Three weeks and 50 bidding rounds later, the 2500Mhz spectrum auction results are in.
Telus took away the biggest winnings from a rather uneventful auction that saw Rogers and Bell unable to bid in many regions of the most populated regions.
Having already reached the limit set out by Industry Canada for this space from a previous auction, Rogers and Bell were relatively sidelined, Telus, as the only other national carrier flush with spending money, was free to act like a kid in a candy store.
The B.C.-based company spent $479 million for 122 licenses, over 63% of the total revenue raised for the government. The $755 million haul wasn’t close to the amount raised by the 700Mhz and AWS-3 auctions, at $5.27 billion and $2.11 billion respectively, but with Rogers and Bell sitting out many of the rounds, the proceeds were bound to decline.
And though Wind Mobile was the primary acquirer in the AWS-3 auction, where a set-aside allotment practically gave it away, the new entrant failed to secure any licenses in this most recent round.
Along with Telus, which took prime spectrum in every province, which it will likely share with Bell as part of its ongoing agreement, Videotron spent $187 million on 18 licenses, some of which, such as those in Toronto, Montreal, Ottawa, Edmonton, Calgary and Vancouver, were probably being contested by Wind, driving up the price. Videotron now owns a sizable swath of 700Mhz, AWS-3 and 2,500Mhz spectrum, but the company said recently in light of the CRTC’s decision to regulate domestic roaming rates that while it was “a step in the right direction… the final rates set by the CRTC will be decisively important for the viability of genuine competition.”
Eastlink, the Bragg family-owned upstart out of the Maritimes, spent $5 million on 11 licenses, including some outside of its East Coast corridor. It picked up a single license in each of North Bay, Subdury, Kirkland Lake and Grand Prairie, though it’s unclear what it plans to do with the airwaves at this point.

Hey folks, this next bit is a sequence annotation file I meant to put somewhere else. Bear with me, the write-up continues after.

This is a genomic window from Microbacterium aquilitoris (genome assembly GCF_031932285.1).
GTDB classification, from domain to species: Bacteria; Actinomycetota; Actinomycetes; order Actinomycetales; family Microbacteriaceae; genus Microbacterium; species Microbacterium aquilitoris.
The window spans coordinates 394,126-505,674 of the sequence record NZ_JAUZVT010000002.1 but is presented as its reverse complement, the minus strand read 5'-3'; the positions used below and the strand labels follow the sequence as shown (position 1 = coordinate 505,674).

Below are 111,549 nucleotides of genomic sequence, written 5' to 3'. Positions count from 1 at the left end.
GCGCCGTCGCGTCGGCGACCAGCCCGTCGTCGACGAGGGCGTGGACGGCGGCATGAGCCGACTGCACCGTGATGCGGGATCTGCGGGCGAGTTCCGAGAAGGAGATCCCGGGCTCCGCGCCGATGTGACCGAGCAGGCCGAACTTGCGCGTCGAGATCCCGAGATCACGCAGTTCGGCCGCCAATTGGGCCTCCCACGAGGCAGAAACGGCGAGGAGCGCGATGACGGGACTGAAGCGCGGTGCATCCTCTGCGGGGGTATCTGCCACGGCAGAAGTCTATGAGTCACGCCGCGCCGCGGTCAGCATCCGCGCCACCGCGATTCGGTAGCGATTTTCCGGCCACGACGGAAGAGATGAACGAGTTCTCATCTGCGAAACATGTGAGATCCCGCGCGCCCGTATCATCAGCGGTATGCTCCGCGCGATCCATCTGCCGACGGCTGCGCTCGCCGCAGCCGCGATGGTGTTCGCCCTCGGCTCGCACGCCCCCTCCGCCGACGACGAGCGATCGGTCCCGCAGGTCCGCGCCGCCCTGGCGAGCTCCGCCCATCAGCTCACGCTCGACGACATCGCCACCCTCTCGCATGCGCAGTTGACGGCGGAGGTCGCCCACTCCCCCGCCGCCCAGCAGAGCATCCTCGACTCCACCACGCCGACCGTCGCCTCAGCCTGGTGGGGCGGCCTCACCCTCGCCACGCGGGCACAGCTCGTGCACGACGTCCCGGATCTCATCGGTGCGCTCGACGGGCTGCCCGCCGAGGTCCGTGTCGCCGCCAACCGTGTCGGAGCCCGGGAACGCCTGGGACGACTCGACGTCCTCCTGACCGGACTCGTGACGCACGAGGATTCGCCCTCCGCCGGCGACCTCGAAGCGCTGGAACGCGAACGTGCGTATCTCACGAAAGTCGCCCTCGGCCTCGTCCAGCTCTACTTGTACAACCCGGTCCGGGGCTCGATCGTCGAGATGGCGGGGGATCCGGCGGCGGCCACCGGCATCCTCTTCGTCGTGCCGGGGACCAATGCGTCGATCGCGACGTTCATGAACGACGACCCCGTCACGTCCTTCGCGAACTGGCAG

Lest you think Rogers and Bell got sidelined completely for this auction, the two companies picked up 41 and 51 licenses respectively, filling gaps in areas they hadn’t yet reached the cap. Much of the spectrum they purchased was in rural parts of Ontario, as well as areas in the Prairies and Maritimes they hadn’t yet breached. Considering both carriers already have a large Band 7 deployment in many larger cities, these purchases will add between 20Mhz of additional bandwidth in many active areas around the country. Bell also picked up spectrum in Nunavut, Yukon and the Northwest Territories.
Rural providers Tbaytel, Corridor Communications and Xplornet spent $1.7m, $2.3m and $25.7m on various licenses, the latter gaining the relatively undesirable unpaired Band I in most parts of the country. MTS also picked up two licenses in its home province.
Because 2500Mhz spectrum is used in a variety of ways, the winners will perceive this as both a victory for rural fixed wireless internet, or an enabler for greater mobile LTE speeds on existing cellular networks. While the U.S. does not have any Band 7 support at the moment, the proliferation of devices that support nearly every established LTE band, including 4, 13, 17 and 7 made it a relatively safe bet for companies like Videotron and Telus to spend so much (in absolute terms) in this recent auction.
Source: Industry Canada